MHLA logo  

Thoughts on Curriculum

This is one of the most visited pages on our website, so we know that parents considering homeschooling are intently focused on curriculum. Choosing what to use and how to teach it may seem like a daunting task, particularly to a parent taking an older child out of school.

We can provide you strong reassurance:

  • You are normal. Most parents are at a loss when first considering curriculum.
  • You have time to learn. Your own "on the job" learning process will provide a good model for your child. Let your child see you figuring out how to do something that is new to you. Let your child see you excited about finding out something you don't already know. Most of what we want to learn in life doesn't fit neatly into a programmed textbook. Making mistakes and mid-course corrections is an inherent part of true learning and, consequently, an inherent part of homeschooling.
  • You will lose this anxiety. Most homeschoolers with a year of homeschooling under their belts have developed confidence that they and their children can find the methods of learning that best suit their family's needs.

We also provide you with strong advice:

  • Wait! Before you start shopping for curriculum, take time to explore the educational landscape of homeschooling. Take time to learn about the wealth of opportunities opening up to you and your children. Particularly explore your local library and all the resources available through inter-library loan.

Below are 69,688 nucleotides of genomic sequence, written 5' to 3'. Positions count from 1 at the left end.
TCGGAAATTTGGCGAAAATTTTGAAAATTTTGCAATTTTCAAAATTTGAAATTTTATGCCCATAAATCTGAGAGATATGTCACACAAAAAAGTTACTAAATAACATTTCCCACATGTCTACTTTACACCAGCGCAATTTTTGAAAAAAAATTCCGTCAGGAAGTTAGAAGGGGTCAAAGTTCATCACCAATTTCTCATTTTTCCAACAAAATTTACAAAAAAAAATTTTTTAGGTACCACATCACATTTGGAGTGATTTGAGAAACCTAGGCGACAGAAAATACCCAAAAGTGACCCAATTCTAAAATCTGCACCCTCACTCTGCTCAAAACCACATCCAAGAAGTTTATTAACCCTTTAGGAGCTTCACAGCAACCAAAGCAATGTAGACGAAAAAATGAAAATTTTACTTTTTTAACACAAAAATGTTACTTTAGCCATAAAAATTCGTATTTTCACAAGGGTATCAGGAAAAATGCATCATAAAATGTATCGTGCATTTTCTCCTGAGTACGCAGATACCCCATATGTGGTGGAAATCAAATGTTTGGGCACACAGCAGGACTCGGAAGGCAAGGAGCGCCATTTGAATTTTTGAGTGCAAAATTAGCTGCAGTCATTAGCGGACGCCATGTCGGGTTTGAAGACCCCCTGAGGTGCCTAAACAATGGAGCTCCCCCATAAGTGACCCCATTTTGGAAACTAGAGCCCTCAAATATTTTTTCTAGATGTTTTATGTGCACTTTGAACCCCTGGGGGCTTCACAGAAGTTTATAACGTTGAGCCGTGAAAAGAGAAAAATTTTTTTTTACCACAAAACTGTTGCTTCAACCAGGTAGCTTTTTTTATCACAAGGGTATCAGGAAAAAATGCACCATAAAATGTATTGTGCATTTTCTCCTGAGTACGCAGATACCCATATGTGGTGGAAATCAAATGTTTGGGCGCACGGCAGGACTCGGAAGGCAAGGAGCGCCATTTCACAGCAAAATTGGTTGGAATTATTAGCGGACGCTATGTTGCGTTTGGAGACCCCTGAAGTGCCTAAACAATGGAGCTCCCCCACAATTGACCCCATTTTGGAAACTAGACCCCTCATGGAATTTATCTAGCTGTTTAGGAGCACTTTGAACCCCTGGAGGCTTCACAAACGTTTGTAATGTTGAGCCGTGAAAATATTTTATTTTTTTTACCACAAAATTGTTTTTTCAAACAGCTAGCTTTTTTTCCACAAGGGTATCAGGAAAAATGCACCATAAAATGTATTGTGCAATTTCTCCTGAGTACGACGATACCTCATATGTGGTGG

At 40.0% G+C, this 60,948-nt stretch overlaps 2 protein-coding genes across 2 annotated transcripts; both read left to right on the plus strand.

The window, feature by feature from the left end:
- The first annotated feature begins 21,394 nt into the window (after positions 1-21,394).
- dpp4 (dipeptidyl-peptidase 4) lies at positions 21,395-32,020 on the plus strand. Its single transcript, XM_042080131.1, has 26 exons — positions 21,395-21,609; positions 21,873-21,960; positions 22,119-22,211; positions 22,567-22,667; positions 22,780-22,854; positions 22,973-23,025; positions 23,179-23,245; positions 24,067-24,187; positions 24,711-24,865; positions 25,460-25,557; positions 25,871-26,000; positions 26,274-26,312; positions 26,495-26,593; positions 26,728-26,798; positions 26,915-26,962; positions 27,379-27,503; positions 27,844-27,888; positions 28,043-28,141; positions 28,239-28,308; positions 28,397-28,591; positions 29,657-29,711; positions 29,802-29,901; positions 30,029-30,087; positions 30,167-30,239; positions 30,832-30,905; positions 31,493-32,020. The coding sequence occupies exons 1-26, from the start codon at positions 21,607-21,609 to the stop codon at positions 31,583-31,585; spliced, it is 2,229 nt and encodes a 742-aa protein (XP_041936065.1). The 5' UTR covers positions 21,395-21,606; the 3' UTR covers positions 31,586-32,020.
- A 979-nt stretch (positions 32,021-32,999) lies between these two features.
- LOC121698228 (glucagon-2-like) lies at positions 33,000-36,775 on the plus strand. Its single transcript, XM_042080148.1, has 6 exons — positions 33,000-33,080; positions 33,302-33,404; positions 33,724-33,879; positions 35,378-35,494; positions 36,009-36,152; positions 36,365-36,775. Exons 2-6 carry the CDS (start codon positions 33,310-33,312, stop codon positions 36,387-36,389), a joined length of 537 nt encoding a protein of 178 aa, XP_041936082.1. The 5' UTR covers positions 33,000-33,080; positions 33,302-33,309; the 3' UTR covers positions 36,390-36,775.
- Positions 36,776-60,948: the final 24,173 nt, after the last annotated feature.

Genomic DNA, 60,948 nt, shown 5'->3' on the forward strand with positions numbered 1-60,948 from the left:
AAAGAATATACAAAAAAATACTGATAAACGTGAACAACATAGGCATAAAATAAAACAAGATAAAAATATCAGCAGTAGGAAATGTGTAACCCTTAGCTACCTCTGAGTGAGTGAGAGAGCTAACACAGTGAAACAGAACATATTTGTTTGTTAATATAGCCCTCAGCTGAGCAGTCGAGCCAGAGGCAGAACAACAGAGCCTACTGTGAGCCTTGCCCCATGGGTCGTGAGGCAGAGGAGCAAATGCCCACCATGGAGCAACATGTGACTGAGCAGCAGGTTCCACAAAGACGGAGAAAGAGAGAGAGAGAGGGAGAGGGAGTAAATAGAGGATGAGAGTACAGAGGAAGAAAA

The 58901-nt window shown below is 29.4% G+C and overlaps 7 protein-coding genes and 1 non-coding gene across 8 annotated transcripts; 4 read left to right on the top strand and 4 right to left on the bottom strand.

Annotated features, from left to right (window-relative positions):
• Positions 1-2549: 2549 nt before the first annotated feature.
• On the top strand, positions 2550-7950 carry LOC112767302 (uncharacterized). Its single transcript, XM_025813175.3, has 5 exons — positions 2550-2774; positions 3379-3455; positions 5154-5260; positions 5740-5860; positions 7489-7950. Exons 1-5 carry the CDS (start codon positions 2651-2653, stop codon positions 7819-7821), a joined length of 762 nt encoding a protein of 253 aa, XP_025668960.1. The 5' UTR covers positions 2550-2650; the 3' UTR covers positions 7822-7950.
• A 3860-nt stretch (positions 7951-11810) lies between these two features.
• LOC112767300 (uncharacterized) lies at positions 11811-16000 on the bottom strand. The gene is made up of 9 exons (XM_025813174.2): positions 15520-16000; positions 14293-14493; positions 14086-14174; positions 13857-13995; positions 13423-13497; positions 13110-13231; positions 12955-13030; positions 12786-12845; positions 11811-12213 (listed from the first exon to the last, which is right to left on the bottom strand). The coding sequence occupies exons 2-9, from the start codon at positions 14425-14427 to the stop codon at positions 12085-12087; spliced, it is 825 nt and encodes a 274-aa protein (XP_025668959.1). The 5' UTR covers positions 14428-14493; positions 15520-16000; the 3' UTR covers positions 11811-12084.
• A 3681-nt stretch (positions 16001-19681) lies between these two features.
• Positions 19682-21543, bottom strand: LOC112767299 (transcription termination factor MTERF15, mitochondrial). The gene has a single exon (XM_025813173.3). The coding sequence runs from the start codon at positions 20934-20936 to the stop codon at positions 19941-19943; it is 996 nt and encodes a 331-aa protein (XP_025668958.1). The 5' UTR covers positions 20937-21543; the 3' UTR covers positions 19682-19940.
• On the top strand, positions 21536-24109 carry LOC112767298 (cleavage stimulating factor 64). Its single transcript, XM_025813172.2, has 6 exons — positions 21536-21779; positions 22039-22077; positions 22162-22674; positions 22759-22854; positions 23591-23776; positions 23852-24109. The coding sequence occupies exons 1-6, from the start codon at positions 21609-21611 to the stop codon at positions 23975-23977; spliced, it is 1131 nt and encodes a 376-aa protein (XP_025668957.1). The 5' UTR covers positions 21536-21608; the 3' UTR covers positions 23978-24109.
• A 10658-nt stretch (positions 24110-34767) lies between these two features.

• Start to learn about learning. The worst mistake you can make is trying to replicate school at home burn-out inevitably results. The conditions for optimal human learning are not found in a standard classroom. Experts know that humans learn best when they perceive the relevance and usefulness of the material, and when they have no fear of failing to learn. You already know how curious your children are. In homeschooling you can build on that curiosity, seeking ways to learn that you and your child recognize as meaningful.
  • Seek the counsel and support of experienced homeschoolers. In our Getting Started page, you will find suggestions for homeschool resources and support. For immediate encouragement and reinforcement read the thoughts of two homeschool moms in the articles listed below.

Homeschool Resources From the article:

It's fun to browse through packaged learning materials, but it's most satisfying to buy each one if and when we see a specific need for it or because it's fun or fascinating in its own right. Starting off "homeschooling" with a pre-determined set of purchases toward a particular set of studies can present some pretty expensive surprises about how learning really works and/or doesn't work.

Buying a Curriculum From the article:

Many first time homeschoolers feel more comfortable with a full-blown curriculum. When you are trying to decide whether to homeschool or not one of your fears could be "Can I do this?" or "Will I be doing enough?" Using a boxed curriculum may help to alleviate those fears. Many of us started that way, then stayed with structure or went to more relaxed methods. We all have to deal with our own comfort zone.

Massachusetts Home Learning Association

Contact MHLA by email
Copyright© 2004-2012 Massachusetts Home Learning Association